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How Can Boston Bruins Replace Marcus Johansson In 2019-20?



Don Sweeney’s big acquisition on trade deadline day paid off in a big way. After a quiet end to the regular season due to injury, Marcus Johansson stepped up in the Stanley Cup Playoffs. The veteran forward racked up eleven points (4 g, 7 a) in 22 playoff games and was a key cog on Boston’s most consistent line.

On Saturday morning, Johansson officially ended his Bruin career. This shouldn’t have come as a surprise, as BHN reported in late June that Johansson was not expected back with the club. Johansson signed a two-year contract with Buffalo that will carry a very reasonable AAV of $4.5 million.

Johansson settled in nicely with Boston. He found a home on the wing with Charlie Coyle and, at times, current RFA F Danton Heinen. That trio, for a large portion of the postseason, was Boston’s best and most consistent forward line. Johansson’s loss will hurt Boston’s top-nine forward group. It will also open up a job for either a free agent, trade acquisition or prospect already in Boston’s system.

The Trade Route

The Bruins have continuously been connected to Edmonton Oilers F Jesse Puljujarvi this summer. Puljujarvi, the fourth overall pick in 2016, has requested a trade from the Oil and has no intention of playing for them again. According to reports, Edmonton has been attempting to tie Milan Lucic’s anchor contract to Puljujarvi. That would be a non-starter for a Boston team already stuck with David Backes.

Although Puljujarvi has yet to emerge, he’s a strong bet for a veteran club. With Boston’s leadership group and deep forward group, Puljujarvi could be groomed in a depth role and finally allowed to grow. He was never truly given the chance in Edmonton, but could thrive in a permanent role with Coyle and Heinen. A Puljujarvi trade would have huge home run potential for Boston.

Calgary’s Sam Bennett, currently a restricted free agent, could be an option as well. The Flames are pressed against the cap with key players such as Matthew Tkachuk to still sign. Their GM, Brad Treliving, has hinted that a trade is coming to accommodate his RFA’s. Bennett, another former fourth overall pick, has settled in nicely as a third line forward with the Flames. He scored 13 goals this past season.

Free Agency

Pat Maroon was a pain in the backside for Boston in the Stanley Cup Final. Maroon is still on the open market and is likely to leave the Blues, according to multiple reports. He made $1.75 million on a one-year deal a season ago. It stands to reason that Maroon would settle for another short contract at an affordable cap hit. The veteran winger would bring the needed physicality and depth scoring to Boston’s middle-six.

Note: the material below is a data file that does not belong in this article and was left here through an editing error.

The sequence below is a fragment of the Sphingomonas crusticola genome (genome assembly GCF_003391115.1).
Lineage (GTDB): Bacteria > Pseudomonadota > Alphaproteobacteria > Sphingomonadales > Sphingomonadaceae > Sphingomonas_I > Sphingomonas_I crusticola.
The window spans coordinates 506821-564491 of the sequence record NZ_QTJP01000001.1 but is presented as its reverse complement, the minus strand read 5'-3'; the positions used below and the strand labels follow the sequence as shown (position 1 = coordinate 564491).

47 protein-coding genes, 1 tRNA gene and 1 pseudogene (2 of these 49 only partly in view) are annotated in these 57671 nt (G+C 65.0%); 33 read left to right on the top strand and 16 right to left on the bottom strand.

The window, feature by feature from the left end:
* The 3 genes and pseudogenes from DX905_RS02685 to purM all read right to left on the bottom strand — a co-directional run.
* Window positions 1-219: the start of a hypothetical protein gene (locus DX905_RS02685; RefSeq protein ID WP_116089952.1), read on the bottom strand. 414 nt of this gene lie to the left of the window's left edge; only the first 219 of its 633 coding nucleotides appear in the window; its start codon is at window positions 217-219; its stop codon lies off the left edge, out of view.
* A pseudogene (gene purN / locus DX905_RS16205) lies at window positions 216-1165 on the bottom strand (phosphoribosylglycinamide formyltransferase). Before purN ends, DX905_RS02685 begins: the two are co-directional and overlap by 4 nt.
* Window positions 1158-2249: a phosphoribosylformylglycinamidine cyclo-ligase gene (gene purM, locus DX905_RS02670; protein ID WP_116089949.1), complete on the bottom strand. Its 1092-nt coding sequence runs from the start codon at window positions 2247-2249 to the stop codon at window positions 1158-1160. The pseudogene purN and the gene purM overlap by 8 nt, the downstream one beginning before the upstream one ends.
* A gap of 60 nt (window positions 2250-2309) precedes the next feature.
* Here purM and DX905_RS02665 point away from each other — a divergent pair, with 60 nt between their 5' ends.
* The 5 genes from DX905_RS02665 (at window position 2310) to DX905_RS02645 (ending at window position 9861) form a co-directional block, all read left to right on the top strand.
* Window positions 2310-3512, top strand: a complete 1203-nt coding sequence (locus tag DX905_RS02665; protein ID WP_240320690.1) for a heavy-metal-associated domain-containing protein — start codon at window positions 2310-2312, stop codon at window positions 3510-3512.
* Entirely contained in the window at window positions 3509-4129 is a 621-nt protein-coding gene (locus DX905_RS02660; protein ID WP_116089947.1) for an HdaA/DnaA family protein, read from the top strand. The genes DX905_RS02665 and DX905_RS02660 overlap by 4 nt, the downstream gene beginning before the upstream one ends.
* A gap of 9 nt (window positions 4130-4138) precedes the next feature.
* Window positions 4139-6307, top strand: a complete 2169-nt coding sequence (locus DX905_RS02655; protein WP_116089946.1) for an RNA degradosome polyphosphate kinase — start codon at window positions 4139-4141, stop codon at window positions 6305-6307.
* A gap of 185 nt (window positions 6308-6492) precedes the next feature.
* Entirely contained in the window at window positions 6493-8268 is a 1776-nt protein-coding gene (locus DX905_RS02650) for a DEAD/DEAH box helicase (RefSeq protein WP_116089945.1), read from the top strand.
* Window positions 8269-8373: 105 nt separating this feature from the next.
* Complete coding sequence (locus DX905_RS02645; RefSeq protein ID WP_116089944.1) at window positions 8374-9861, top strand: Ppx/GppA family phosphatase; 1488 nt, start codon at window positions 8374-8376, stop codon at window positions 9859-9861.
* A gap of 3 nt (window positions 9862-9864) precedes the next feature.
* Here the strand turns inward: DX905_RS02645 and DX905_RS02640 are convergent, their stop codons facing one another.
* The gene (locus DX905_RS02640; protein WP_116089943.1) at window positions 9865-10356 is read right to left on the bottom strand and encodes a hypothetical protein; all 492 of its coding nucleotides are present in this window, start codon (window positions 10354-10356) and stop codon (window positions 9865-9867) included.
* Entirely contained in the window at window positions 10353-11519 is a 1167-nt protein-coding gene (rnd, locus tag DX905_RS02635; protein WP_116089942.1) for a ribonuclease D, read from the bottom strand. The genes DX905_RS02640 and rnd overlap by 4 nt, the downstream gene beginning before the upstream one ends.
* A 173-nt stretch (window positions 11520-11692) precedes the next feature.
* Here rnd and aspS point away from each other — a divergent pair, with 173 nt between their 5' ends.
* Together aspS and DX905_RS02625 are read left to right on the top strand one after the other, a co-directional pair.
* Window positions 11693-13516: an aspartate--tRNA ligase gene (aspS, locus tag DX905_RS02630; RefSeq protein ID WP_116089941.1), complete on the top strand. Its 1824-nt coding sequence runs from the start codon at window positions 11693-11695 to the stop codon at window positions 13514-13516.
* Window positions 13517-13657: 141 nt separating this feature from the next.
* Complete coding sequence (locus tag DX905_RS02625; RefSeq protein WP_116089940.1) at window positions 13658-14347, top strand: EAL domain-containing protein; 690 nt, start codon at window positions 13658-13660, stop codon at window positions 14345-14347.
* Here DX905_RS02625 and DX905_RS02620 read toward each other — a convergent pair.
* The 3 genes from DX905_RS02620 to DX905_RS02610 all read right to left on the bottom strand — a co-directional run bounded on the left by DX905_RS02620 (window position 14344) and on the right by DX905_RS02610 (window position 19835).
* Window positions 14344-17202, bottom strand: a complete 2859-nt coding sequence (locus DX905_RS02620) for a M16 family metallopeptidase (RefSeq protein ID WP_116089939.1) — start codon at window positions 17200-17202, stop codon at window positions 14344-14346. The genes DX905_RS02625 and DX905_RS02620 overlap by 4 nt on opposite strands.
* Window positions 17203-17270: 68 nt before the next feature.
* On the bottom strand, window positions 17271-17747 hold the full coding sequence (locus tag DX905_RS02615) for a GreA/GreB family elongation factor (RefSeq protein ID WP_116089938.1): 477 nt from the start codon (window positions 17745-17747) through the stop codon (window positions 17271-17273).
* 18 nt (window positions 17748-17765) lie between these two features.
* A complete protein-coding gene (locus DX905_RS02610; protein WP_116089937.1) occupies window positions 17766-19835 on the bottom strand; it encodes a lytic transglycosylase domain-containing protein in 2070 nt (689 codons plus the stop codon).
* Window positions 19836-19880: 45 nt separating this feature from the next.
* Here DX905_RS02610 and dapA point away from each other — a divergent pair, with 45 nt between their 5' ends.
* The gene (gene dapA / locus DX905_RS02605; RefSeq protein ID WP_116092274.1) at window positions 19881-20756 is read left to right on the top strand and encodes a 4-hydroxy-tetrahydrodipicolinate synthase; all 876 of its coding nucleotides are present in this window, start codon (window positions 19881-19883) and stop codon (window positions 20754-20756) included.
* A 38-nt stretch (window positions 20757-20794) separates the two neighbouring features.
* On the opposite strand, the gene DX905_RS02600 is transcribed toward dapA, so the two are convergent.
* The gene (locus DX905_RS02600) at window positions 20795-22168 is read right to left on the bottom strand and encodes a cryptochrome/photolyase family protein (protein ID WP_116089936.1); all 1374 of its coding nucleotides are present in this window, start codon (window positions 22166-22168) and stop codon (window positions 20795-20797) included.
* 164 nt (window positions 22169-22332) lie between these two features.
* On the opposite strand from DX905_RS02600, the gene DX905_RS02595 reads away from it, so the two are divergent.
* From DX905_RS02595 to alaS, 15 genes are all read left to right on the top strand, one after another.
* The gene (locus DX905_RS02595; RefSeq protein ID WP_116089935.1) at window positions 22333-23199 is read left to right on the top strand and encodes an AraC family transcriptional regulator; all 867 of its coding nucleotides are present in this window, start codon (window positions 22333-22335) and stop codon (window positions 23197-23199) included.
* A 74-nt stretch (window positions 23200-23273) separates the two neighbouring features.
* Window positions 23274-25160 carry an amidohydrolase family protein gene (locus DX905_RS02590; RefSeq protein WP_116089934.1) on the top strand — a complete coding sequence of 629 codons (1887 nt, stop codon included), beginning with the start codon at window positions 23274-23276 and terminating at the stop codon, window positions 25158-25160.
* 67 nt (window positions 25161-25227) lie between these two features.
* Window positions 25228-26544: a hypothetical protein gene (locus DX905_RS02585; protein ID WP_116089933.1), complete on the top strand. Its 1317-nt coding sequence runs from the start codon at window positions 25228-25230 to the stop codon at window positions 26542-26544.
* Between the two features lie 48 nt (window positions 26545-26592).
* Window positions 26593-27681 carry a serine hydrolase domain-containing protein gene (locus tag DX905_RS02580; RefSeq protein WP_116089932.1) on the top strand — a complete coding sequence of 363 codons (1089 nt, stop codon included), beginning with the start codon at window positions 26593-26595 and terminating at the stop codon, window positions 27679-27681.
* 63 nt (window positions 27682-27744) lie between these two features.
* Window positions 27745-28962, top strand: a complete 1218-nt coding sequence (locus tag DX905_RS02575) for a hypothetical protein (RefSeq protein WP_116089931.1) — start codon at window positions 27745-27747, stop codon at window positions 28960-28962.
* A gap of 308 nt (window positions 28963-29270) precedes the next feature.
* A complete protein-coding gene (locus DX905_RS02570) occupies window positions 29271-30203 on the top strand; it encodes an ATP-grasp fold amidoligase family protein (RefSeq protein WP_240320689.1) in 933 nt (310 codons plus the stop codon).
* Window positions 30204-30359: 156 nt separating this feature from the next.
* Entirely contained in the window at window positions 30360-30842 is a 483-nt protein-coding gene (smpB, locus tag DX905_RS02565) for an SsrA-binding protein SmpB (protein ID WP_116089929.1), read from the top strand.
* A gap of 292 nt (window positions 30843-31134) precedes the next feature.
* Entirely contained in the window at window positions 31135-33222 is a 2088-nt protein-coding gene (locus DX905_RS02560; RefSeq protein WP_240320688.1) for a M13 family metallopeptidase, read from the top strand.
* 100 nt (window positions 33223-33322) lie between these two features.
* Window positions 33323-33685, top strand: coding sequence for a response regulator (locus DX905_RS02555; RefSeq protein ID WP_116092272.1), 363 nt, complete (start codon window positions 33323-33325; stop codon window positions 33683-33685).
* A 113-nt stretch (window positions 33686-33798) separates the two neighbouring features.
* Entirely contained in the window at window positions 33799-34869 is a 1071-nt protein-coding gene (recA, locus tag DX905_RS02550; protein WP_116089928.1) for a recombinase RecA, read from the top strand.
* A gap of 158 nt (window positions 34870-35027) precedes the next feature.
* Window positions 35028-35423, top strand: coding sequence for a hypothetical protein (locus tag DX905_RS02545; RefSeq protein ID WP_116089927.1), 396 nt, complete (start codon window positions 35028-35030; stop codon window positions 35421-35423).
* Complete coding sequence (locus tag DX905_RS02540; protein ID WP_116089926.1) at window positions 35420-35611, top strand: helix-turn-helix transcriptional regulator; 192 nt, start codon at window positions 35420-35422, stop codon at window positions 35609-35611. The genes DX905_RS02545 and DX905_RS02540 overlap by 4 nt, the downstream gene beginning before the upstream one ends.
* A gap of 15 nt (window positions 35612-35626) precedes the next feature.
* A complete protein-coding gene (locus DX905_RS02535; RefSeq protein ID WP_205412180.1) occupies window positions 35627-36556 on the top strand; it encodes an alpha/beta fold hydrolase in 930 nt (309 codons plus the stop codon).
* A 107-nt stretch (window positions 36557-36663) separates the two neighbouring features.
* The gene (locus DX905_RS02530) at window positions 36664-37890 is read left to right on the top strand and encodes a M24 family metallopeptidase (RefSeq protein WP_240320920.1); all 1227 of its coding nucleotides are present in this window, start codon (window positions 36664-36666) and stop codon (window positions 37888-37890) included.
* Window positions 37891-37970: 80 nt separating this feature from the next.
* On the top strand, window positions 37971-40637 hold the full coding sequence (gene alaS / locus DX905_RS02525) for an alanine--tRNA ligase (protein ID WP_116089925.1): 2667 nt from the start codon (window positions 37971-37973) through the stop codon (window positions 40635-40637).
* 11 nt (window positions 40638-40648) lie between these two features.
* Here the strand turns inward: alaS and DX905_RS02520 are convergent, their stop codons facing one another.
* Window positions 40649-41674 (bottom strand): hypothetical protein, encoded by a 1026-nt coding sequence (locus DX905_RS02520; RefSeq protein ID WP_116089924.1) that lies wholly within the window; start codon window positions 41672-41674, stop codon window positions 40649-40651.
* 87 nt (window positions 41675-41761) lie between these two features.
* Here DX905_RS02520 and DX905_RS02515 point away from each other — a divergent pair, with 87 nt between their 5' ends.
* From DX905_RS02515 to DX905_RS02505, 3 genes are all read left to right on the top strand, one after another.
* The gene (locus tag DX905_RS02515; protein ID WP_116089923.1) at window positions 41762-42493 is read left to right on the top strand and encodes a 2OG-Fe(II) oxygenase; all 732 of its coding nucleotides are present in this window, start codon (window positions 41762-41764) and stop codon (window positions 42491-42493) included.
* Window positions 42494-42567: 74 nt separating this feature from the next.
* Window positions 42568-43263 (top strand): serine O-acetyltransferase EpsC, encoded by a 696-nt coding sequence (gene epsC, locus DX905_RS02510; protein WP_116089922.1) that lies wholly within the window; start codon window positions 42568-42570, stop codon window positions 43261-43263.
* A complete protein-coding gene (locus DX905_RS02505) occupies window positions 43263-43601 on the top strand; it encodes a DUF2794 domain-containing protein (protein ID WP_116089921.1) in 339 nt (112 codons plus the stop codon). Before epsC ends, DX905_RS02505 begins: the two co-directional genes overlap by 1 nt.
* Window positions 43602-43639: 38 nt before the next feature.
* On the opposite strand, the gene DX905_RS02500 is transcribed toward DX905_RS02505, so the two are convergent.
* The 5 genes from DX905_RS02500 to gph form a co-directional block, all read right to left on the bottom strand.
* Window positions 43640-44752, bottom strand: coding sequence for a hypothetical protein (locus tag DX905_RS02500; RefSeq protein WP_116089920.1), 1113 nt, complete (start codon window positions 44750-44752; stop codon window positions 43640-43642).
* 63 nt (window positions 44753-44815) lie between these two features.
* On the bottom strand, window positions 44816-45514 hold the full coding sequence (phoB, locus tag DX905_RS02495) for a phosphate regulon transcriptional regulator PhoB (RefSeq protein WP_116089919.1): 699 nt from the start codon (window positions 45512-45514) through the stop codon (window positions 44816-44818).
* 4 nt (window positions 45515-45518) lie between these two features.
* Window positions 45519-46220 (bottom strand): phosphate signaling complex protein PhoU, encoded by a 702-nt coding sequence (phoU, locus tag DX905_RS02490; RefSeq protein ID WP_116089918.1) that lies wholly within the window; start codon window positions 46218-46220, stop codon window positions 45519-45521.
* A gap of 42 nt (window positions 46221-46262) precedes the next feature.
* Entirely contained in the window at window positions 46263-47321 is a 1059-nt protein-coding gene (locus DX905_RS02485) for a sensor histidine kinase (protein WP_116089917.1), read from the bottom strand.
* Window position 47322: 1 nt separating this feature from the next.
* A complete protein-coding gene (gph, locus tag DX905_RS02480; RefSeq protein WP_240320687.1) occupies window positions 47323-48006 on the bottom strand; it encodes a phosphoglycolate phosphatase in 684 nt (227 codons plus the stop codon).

Jason Pominville is 36-years-old, but has scored 16 goals in each of the last two seasons. In search of his first Stanley Cup ring, the long-time Sabre could be a strong option for Boston. He’d provide leadership and depth scoring to a club in need of both with Johansson gone. He could also help Boston’s second powerplay unit.

Other free agent options include two-time 20-goal scorer Ryan Dzingel, Thomas Vanek, Tobias Rieder and Oscar Lindberg.


It’s unlikely Jack Studnicka is ready this October, but Boston does have options. Anders Bjork has yet to establish himself, but he’s got a strong shot and will finally be healthy come camp. His goal-scoring ability and NHL size make him a strong candidate to make the roster in October. He’s also a cheap option, which is important to a Boston club tight on cash.

Trent Frederic got his first taste of the NHL in 2018-19 and doesn’t appear far off. The only question is, can his offense be at a third line level in his rookie NHL season? There’s some debate if it can be. He’d bring the physicality needed, but the skill to play with Coyle is a real question mark.

Perhaps the underrated Oskar Steen, who will come to North America this fall, surprises people. Described as a “shifty player” who is “explosive” in small spaces, Steen could bring the desired speed and skill to the third line. It’s unclear if he’s ready for the NHL at this point. One thing that could favor him? He’s an older prospect at 21-years-old and has played against men in the SHL.

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